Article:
Archpastoral Reflections of His Eminence Archbishop Demetrios for January 2009
Jan 13, 2009
We continue our series of reflections by identifying and applying certain aspects of the theme of our most recent Clergy-Laity Congress, “Gather My People to My Home.” In our last reflection, we examined how the usage of the term “My” in the theme was a clear reference to God. This month, we consider what is meant by the term “Home” as it is used in the theme. The theme implies that we are speaking of “God’s Home.” Naturally, it is important for us to better understand God’s Home, since we engage in the task of gathering His people to His Home.
Properly understood, “God’s Home” is that place where all human beings experience the abundant, tender, and reassuring love of God firsthand. In our Orthodox Christian understanding, God’s Home is exemplified in the most superb manner by the Church. In this context, we speak of the Church as God’s Home in various ways: Church as structural edifice; Church as place of worship; Church as a community of believers; and, ultimately, Church as the dwelling place of God Almighty.
Each of these above enumerated ways of referencing the Church as “God’s Home” is rooted in the Holy Scriptures and in our Holy Tradition, and each can stand on their own as topics for deeper reflection. The notion of the Church as the dwelling place of God on earth deserves a heightened level of treatment in this brief reflection, for this way of referring to the Church is the most central to our direct application of our Congress’ theme “to gather God’s people to His Home.” We encounter the idea of God’s dwelling place as an earthly structural edifice in both the Old and New Testaments. In the first book of Kings, for example, we read how King Solomon built the Lord’s Temple according to exacting specifications, and how, in the form of a great cloud, the glory of the Lord filled the house of the Lord (I Kings 8:11). Beholding this with awe, King Solomon could only stand back to ponder the completion of his labor as he began his prayer of dedication to the Temple with a most solemn question, “But will God indeed dwell on the earth? Even heaven and the highest heaven cannot contain You, much less this house that I have built!” (I Kings 8:27). Generations later, this very important concept of God’s dwelling place as a structural edifice would find expression once again in the form of a question. This time, however, the question would be posed affirmatively by the Lord Jesus Christ Himself in the Temple, Who at a young age calmly reassured His Mother Mary and Joseph who had spent three days looking anxiously for Him throughout Jerusalem with the question, Did you not know that I must be in my Father’s house? (Luke 2:49).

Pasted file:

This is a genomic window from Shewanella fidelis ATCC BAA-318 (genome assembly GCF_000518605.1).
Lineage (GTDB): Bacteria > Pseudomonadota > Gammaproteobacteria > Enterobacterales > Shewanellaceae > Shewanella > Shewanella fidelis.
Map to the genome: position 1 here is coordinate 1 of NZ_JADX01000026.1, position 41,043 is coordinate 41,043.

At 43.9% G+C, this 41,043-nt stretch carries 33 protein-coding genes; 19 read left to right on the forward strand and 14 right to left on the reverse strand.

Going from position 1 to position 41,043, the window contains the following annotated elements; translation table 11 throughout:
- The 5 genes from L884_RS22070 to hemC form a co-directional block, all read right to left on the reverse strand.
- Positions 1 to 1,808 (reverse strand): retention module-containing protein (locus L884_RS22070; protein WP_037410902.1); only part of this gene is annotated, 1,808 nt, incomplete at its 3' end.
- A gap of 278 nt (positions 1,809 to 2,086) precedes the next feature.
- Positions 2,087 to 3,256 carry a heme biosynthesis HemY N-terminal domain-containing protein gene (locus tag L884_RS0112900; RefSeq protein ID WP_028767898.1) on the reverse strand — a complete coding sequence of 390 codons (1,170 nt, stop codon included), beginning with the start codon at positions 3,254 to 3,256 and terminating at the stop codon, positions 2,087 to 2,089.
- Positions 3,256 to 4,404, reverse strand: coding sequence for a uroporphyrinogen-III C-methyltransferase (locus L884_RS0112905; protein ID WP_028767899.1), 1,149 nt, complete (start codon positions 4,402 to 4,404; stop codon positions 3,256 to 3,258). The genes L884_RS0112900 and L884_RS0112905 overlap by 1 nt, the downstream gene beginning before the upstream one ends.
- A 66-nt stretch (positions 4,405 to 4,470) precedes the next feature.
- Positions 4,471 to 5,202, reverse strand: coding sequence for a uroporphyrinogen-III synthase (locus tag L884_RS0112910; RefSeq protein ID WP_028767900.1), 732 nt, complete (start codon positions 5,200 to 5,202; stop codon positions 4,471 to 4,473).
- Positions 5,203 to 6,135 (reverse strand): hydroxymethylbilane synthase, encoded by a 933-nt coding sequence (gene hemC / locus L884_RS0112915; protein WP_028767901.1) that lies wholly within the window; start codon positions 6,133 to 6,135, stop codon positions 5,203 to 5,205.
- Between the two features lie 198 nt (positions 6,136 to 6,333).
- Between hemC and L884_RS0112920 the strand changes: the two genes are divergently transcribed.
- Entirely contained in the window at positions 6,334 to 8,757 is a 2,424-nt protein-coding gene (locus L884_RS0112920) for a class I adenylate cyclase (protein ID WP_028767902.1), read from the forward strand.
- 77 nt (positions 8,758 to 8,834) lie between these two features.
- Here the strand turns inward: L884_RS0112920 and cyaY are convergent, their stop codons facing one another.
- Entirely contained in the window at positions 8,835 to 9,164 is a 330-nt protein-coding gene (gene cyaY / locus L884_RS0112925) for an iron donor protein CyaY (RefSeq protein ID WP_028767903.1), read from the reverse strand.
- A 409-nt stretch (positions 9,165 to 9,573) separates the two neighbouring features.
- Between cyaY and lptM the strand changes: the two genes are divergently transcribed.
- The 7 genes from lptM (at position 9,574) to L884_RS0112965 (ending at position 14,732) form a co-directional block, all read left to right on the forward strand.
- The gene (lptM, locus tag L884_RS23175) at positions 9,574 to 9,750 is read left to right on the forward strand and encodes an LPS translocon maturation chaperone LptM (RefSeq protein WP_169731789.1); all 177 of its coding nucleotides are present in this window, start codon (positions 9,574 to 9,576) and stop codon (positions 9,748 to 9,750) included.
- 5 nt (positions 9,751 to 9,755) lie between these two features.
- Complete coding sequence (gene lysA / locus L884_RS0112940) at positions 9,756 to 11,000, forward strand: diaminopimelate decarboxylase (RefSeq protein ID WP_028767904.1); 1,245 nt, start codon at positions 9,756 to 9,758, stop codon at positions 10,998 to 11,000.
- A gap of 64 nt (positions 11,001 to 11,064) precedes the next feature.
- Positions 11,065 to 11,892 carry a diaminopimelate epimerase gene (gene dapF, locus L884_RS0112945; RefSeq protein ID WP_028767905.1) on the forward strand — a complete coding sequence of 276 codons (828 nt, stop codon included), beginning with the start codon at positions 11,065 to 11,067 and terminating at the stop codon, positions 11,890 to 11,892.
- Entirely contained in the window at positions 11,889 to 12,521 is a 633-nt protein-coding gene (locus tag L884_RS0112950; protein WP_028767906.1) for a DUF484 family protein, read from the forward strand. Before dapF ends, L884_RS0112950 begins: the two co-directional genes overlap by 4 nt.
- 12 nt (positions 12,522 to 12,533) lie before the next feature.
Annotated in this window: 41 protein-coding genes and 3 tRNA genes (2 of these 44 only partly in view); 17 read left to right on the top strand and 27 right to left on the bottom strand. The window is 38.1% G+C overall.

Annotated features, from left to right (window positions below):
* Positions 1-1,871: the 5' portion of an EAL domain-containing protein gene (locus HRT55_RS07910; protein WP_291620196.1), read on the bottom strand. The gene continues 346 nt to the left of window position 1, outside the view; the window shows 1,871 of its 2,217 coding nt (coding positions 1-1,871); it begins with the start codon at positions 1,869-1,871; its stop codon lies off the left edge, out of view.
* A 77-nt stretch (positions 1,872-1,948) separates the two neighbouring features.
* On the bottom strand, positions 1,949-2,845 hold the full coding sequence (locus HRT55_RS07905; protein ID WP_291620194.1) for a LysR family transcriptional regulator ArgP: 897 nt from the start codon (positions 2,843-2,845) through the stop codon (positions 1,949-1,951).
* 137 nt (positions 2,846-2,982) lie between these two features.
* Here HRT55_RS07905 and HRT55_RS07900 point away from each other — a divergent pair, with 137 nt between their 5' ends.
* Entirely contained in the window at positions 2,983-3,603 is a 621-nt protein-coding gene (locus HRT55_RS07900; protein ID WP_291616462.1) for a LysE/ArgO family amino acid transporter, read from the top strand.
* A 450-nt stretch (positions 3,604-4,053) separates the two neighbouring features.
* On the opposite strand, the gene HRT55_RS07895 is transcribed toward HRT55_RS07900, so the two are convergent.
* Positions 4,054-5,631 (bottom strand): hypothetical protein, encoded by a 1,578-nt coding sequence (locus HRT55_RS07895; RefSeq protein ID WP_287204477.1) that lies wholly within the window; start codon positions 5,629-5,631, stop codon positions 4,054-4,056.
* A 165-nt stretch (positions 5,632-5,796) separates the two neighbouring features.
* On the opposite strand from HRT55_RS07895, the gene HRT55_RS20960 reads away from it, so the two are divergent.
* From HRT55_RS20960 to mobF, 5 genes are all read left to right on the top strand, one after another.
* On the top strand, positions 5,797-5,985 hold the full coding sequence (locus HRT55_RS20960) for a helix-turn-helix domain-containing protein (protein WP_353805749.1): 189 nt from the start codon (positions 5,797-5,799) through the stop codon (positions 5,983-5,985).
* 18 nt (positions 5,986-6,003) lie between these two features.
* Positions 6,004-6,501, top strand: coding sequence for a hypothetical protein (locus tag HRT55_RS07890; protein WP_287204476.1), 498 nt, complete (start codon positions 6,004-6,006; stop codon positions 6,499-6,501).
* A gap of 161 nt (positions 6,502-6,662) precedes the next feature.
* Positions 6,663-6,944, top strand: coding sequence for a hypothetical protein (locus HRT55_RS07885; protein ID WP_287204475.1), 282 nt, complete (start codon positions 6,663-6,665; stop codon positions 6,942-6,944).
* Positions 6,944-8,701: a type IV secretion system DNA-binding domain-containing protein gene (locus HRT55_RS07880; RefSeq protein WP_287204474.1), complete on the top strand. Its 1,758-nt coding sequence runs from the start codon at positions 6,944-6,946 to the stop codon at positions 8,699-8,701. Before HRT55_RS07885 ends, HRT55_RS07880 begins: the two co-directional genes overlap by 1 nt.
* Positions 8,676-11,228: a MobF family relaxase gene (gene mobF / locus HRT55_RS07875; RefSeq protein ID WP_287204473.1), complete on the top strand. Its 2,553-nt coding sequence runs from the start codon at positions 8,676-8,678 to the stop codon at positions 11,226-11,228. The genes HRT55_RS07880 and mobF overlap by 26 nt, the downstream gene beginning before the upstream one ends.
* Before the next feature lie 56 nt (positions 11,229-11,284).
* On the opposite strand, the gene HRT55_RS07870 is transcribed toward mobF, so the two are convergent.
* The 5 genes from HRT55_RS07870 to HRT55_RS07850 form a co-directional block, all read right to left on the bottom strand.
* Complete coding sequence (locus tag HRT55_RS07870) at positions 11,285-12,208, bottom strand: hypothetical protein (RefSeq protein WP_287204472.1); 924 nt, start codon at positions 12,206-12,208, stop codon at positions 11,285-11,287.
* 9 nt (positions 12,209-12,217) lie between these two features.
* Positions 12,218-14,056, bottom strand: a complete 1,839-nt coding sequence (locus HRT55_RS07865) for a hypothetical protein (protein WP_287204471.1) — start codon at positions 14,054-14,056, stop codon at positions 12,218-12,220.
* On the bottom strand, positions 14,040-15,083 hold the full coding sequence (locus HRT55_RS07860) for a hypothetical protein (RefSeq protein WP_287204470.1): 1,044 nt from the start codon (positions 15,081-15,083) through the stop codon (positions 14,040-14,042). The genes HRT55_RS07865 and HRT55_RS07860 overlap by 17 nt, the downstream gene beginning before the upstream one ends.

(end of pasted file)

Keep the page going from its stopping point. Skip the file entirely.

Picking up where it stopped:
Each of these instances point to the very reality that our God, in all His glory and magnificence, has chosen to dwell among us throughout our human history in physical, visible edifices built by human hands. As Orthodox Christians, we believe that the Church today is the dwelling place of God; that the Church is, indeed, God’s Home on earth. This reality of the Church as the place where God dwells on earth carries powerful implications for our theme “Gathering God’s People to His Home,” for it allows us to conclude with certainty that this great task is attainable in every way. For God’s Home does not reside in a far-away distant land. God’s Home is not located in a realm outside this earth. Rather, God’s Home is capable of human identification and accessibility to all people on earth, regardless of their differences in age, generational attitudes, ethnic origin, language, gender, or political affiliation.
This brief reflection has tried to offer some clearer understanding of what we truly mean when we speak of “God’s Home” as the destination for the gathering of His people. While we rest in the assurance that God dwells among us on this earth in the Church, which is His Home; we also know that the majesty and glorious nature of God’s Home and His physical presence therein cannot be fully comprehended due to our human limitations. For example, in spite of all that has been said above, there are many other aspects of “God’s Home” which go beyond the strict notion of God’s Home as a structural edifice on earth. These other aspects of understanding what we mean when we speak of “God’s Home” will be considered in greater detail as the topic for our next reflection.
Archbishop of America